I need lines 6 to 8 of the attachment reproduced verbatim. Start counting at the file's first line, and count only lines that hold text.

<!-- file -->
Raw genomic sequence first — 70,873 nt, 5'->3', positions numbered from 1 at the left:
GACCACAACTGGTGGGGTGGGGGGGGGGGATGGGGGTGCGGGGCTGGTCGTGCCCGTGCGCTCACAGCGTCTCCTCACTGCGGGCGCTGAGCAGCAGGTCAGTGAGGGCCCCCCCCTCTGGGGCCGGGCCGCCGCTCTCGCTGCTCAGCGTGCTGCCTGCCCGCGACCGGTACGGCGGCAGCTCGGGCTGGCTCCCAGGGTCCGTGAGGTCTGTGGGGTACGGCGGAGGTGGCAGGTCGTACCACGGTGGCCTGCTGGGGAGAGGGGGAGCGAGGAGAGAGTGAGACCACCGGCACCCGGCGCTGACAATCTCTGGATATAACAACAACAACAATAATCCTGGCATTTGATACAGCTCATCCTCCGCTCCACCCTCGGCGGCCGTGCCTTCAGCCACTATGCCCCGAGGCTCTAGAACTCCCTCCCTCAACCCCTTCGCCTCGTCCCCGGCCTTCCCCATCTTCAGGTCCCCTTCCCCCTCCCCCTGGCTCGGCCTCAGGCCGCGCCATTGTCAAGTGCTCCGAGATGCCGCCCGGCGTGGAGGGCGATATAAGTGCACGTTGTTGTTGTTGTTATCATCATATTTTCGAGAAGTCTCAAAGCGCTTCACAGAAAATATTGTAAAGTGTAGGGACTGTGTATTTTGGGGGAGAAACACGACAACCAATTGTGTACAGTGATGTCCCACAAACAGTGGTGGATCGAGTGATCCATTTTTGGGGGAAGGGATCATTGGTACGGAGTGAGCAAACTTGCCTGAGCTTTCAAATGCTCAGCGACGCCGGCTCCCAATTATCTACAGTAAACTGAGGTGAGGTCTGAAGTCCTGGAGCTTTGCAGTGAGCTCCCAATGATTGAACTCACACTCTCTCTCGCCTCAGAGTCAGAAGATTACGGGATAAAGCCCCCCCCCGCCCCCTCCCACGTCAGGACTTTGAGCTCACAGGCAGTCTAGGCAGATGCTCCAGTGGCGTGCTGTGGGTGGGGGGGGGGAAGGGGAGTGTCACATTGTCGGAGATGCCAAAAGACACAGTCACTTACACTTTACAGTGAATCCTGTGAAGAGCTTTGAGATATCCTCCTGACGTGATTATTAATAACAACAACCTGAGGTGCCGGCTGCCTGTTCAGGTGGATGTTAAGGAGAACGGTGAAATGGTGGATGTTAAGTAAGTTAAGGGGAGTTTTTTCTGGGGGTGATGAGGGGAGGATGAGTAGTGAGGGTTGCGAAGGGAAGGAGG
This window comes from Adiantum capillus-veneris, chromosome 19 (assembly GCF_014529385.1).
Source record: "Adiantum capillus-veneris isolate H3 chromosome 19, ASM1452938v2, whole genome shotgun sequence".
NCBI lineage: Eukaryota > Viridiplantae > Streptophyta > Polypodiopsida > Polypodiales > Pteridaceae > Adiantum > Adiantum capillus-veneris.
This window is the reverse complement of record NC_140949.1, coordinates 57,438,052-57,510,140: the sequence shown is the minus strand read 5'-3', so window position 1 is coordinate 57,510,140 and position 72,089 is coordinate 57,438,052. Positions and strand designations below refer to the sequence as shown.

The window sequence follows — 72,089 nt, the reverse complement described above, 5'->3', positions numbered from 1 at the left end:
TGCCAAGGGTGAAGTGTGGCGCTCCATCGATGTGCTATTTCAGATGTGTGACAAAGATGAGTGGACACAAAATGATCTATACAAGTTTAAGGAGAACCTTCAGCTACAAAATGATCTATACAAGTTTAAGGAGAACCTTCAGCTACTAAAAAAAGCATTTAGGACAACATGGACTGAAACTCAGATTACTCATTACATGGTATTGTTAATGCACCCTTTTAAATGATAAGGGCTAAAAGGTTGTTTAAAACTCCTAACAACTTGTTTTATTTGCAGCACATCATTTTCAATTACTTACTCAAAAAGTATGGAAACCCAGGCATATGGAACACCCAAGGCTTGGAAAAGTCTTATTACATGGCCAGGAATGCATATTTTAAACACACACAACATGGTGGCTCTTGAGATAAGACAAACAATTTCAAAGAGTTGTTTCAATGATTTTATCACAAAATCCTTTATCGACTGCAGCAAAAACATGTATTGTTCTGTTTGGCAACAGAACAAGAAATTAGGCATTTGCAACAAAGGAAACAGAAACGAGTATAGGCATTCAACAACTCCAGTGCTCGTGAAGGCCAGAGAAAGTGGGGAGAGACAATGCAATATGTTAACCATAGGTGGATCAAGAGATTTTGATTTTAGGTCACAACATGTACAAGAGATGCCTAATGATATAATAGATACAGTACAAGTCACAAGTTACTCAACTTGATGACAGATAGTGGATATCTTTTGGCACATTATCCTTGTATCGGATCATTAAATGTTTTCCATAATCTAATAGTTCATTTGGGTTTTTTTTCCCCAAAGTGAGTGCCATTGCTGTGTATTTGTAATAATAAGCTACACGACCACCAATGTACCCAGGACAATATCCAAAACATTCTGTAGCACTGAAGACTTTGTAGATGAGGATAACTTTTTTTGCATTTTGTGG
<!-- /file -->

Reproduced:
This window is the reverse complement of record NC_140949.1, coordinates 57,438,052-57,510,140: the sequence shown is the minus strand read 5'-3', so window position 1 is coordinate 57,510,140 and position 72,089 is coordinate 57,438,052. Positions and strand designations below refer to the sequence as shown.

The window sequence follows — 72,089 nt, the reverse complement described above, 5'->3', positions numbered from 1 at the left end:
TGCCAAGGGTGAAGTGTGGCGCTCCATCGATGTGCTATTTCAGATGTGTGACAAAGATGAGTGGACACAAAATGATCTATACAAGTTTAAGGAGAACCTTCAGCTACAAAATGATCTATACAAGTTTAAGGAGAACCTTCAGCTACTAAAAAAAGCATTTAGGACAACATGGACTGAAACTCAGATTACTCATTACATGGTATTGTTAATGCACCCTTTTAAATGATAAGGGCTAAAAGGTTGTTTAAAACTCCTAACAACTTGTTTTATTTGCAGCACATCATTTTCAATTACTTACTCAAAAAGTATGGAAACCCAGGCATATGGAACACCCAAGGCTTGGAAAAGTCTTATTACATGGCCAGGAATGCATATTTTAAACACACACAACATGGTGGCTCTTGAGATAAGACAAACAATTTCAAAGAGTTGTTTCAATGATTTTATCACAAAATCCTTTATCGACTGCAGCAAAAACATGTATTGTTCTGTTTGGCAACAGAACAAGAAATTAGGCATTTGCAACAAAGGAAACAGAAACGAGTATAGGCATTCAACAACTCCAGTGCTCGTGAAGGCCAGAGAAAGTGGGGAGAGACAATGCAATATGTTAACCATAGGTGGATCAAGAGATTTTGATTTTAGGTCACAACATGTACAAGAGATGCCTAATGATATAATAGATACAGTACAAGTCACAAGTTACTCAACTTGATGACAGATAGTGGATATCTTTTGGCACATTATCCTTGTATCGGATCATTAAATGTTTTCCATAATCTAATAGTTCATTTGGGTTTTTTTTCCCCAAAGTGAGTGCCATTGCTGTGTATTTGTAATAATAAGCTACACGACCACCAATGTACCCAGGACAATATCCAAAACATTCTGTAGCACTGAAGACTTTGTAGATGAGGATAACTTTTTTTGCATTTTGTGG